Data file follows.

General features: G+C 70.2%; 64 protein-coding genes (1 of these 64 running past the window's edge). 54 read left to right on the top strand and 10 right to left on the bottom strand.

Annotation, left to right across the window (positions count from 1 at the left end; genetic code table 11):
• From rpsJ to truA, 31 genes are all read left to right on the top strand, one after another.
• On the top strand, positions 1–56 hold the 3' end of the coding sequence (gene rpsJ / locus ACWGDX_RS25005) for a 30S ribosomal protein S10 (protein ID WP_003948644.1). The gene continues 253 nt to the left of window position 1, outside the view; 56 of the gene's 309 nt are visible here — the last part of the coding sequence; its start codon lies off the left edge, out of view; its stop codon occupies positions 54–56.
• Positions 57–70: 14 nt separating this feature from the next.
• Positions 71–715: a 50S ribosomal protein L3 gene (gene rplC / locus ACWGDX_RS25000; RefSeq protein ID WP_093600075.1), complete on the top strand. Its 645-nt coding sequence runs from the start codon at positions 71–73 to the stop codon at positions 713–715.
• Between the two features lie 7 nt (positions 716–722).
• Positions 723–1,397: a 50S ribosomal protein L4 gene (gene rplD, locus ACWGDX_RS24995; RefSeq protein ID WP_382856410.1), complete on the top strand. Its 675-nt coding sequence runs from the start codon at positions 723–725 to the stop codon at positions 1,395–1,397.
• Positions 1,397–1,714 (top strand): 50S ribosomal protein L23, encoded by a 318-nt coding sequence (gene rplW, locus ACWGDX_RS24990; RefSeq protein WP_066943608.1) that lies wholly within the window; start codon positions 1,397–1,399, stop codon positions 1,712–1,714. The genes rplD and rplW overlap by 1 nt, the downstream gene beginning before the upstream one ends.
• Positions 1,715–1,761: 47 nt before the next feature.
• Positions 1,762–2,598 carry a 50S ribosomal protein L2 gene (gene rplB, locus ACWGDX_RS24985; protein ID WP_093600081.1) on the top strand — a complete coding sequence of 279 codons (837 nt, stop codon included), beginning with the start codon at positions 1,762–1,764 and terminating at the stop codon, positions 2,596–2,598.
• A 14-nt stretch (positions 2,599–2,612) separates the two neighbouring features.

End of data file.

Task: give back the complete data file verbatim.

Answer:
General features: G+C 70.2%; 64 protein-coding genes (1 of these 64 running past the window's edge). 54 read left to right on the top strand and 10 right to left on the bottom strand.

Annotation, left to right across the window (positions count from 1 at the left end; genetic code table 11):
• From rpsJ to truA, 31 genes are all read left to right on the top strand, one after another.
• On the top strand, positions 1–56 hold the 3' end of the coding sequence (gene rpsJ / locus ACWGDX_RS25005) for a 30S ribosomal protein S10 (protein ID WP_003948644.1). The gene continues 253 nt to the left of window position 1, outside the view; 56 of the gene's 309 nt are visible here — the last part of the coding sequence; its start codon lies off the left edge, out of view; its stop codon occupies positions 54–56.
• Positions 57–70: 14 nt separating this feature from the next.
• Positions 71–715: a 50S ribosomal protein L3 gene (gene rplC / locus ACWGDX_RS25000; RefSeq protein ID WP_093600075.1), complete on the top strand. Its 645-nt coding sequence runs from the start codon at positions 71–73 to the stop codon at positions 713–715.
• Between the two features lie 7 nt (positions 716–722).
• Positions 723–1,397: a 50S ribosomal protein L4 gene (gene rplD, locus ACWGDX_RS24995; RefSeq protein ID WP_382856410.1), complete on the top strand. Its 675-nt coding sequence runs from the start codon at positions 723–725 to the stop codon at positions 1,395–1,397.
• Positions 1,397–1,714 (top strand): 50S ribosomal protein L23, encoded by a 318-nt coding sequence (gene rplW, locus ACWGDX_RS24990; RefSeq protein WP_066943608.1) that lies wholly within the window; start codon positions 1,397–1,399, stop codon positions 1,712–1,714. The genes rplD and rplW overlap by 1 nt, the downstream gene beginning before the upstream one ends.
• Positions 1,715–1,761: 47 nt before the next feature.
• Positions 1,762–2,598 carry a 50S ribosomal protein L2 gene (gene rplB, locus ACWGDX_RS24985; protein ID WP_093600081.1) on the top strand — a complete coding sequence of 279 codons (837 nt, stop codon included), beginning with the start codon at positions 1,762–1,764 and terminating at the stop codon, positions 2,596–2,598.
• A 14-nt stretch (positions 2,599–2,612) separates the two neighbouring features.